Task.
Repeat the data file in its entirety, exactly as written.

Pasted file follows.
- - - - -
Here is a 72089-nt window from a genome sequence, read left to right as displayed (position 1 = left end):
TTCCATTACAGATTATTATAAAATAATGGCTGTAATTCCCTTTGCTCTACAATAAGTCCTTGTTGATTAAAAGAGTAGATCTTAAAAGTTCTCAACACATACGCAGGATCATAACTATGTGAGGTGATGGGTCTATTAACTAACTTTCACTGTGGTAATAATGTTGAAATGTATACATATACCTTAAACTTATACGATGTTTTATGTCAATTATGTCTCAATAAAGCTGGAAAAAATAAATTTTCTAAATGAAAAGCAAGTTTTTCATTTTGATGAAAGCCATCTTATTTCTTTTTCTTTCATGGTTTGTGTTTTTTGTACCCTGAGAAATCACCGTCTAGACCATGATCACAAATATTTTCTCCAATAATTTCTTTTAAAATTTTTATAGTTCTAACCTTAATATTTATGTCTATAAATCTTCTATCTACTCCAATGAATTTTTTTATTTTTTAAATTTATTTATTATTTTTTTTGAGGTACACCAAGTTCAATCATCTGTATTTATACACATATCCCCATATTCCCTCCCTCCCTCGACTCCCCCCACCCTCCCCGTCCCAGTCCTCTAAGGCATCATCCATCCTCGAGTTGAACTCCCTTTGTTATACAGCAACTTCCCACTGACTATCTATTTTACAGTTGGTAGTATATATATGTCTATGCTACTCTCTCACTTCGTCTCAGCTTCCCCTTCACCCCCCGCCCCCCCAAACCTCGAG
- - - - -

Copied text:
Here is a 72089-nt window from a genome sequence, read left to right as displayed (position 1 = left end):
TTCCATTACAGATTATTATAAAATAATGGCTGTAATTCCCTTTGCTCTACAATAAGTCCTTGTTGATTAAAAGAGTAGATCTTAAAAGTTCTCAACACATACGCAGGATCATAACTATGTGAGGTGATGGGTCTATTAACTAACTTTCACTGTGGTAATAATGTTGAAATGTATACATATACCTTAAACTTATACGATGTTTTATGTCAATTATGTCTCAATAAAGCTGGAAAAAATAAATTTTCTAAATGAAAAGCAAGTTTTTCATTTTGATGAAAGCCATCTTATTTCTTTTTCTTTCATGGTTTGTGTTTTTTGTACCCTGAGAAATCACCGTCTAGACCATGATCACAAATATTTTCTCCAATAATTTCTTTTAAAATTTTTATAGTTCTAACCTTAATATTTATGTCTATAAATCTTCTATCTACTCCAATGAATTTTTTTATTTTTTAAATTTATTTATTATTTTTTTTGAGGTACACCAAGTTCAATCATCTGTATTTATACACATATCCCCATATTCCCTCCCTCCCTCGACTCCCCCCACCCTCCCCGTCCCAGTCCTCTAAGGCATCATCCATCCTCGAGTTGAACTCCCTTTGTTATACAGCAACTTCCCACTGACTATCTATTTTACAGTTGGTAGTATATATATGTCTATGCTACTCTCTCACTTCGTCTCAGCTTCCCCTTCACCCCCCGCCCCCCCAAACCTCGAG